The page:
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The Cardinals are finally getting some good news, and it's about time

Michael Wacha seems to have shelved his injury issues and is turning into the dominant pitcher the Cardinals thought he could be.
Michael Wacha seems to have shelved his injury issues and is turning into the dominant pitcher the Cardinals thought he could be. AP

I hope I don't jinx him by saying this, but it has been really great seeing St. Louis Cardinals starter Michael Wacha pitch so well again.

At this time last year, some fans were howling for Wacha to be sent to the bullpen after a mediocre start to the 2017 campaign. From May 25-June 15 he had failed to make it past four innings pitched in five of six starts and saw his earned run average balloon to 4.78 by the middle of June, when he finally started to find himself.

While he had a bit of a swoon late in the year, statistically speaking, Wacha not only seems to have found a way to keep his troublesome right shoulder healthy. He's also been mixing in his curve with more effectiveness to prevent batters from sitting on his fastball and ignoring his curve.

Thanks to a dominating start Tuesday against the potent Milwaukee Brewers offense, Wacha improved to 6-1 for the season with an ERA of 2.71. He allowed only two hits in 6 2/3 innings and, if there was anything to complain about, it was that he only struck out three while walking four. Wacha's walks against average per nine innings pitched is a career high 3.4 this season. But his eight strikeouts per nine innings average is right on par with his career rate and his walks and hits per inning average is 1.225, his best since 2015.

I think a lot of people who wrote off Wacha fail to realize that he's only 26, basically about the same age as more celebrated St. Louis starter Carlos Martinez. He won't even reach free agency until 2020. So the tall right-hander could be a force in the Cardinals rotation for years to come.

A lot of people have been pushing for the Birds to adopt a six-man rotation when Alex Reyes comes off the disabled list on Wednesday. But I'm not so sure that's a good idea. The theory behind putting an extra starter in the mix is to limit the innings of the hurlers to keep them fresh later through the end of the season. But do the Cardinals really need to do that? Reyes won't even make a start until the end of May. Martinez got an unscheduled vacation thanks to a pulled muscle. Wacha is the only guy who might benefit from a break. But might it be better to keep things consistent for everyone else and maybe skip a turn or two for one guy? With the exception of shelved former ace Adam Wainwright, St. Louis has a set of starters in their primes who ought to be able to pitch a whole season without being babied. By using a six-person rotation, they run the risk of causing their starters to be less sharp because of diminished repetitions.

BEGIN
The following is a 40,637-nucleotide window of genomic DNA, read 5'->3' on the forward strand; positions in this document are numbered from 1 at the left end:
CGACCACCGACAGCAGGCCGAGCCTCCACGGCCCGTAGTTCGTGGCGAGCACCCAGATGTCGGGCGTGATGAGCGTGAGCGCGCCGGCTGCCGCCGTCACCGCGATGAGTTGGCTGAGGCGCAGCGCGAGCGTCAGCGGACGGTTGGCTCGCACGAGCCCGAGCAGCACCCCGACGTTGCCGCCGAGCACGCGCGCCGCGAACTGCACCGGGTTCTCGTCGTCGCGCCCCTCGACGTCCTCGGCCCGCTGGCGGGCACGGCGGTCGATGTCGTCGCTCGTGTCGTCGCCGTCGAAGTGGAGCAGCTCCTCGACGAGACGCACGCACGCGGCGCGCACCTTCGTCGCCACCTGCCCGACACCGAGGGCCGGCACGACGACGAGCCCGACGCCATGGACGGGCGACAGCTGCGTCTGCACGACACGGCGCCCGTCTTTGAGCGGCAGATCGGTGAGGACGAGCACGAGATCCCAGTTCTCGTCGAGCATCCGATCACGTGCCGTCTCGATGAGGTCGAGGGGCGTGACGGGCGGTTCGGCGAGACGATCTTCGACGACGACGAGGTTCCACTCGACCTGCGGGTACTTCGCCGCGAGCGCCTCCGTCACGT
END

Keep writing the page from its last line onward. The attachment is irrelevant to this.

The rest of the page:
I would prefer to see the team go with five starters, having an on-the-fly competition for the spots. The odd man out can be the long man out of the bullpen or go to Class AAA Memphis to stay stretched out for when he is needed.

On the other side of the ball, it's incredible how quickly Matt Carpenter has emerged from his nearly two-month-long slump at the plate.

Carpenter was hitting an unfathomable .140 on May 15. Since then, he's raised his batting average more than 80 points to .223 by the end of the month. It was a sorely-needed boost to the offense that have given St. Louis a chance to score enough runs to be competitive.

Is it a coincidence that Carpenter started to see results after he finally swallowed his pride and took the ball the other way a couple of times against the ridiculous defensive shifts that other teams are using against him? Carpenter has dropped down two or three bunts for hits over the past week and a half and has hit a few more balls the other way. He's also pulled some balls for extra base hits, proving you don't have to sell out to keep the other team honest. Carpenter was trying to pull outside pitches and getting himself out. Now that he refuses to be suckered, he is taking advantage of the situation when the opposition pitches him away — and he's punishing pitches when they try to come inside.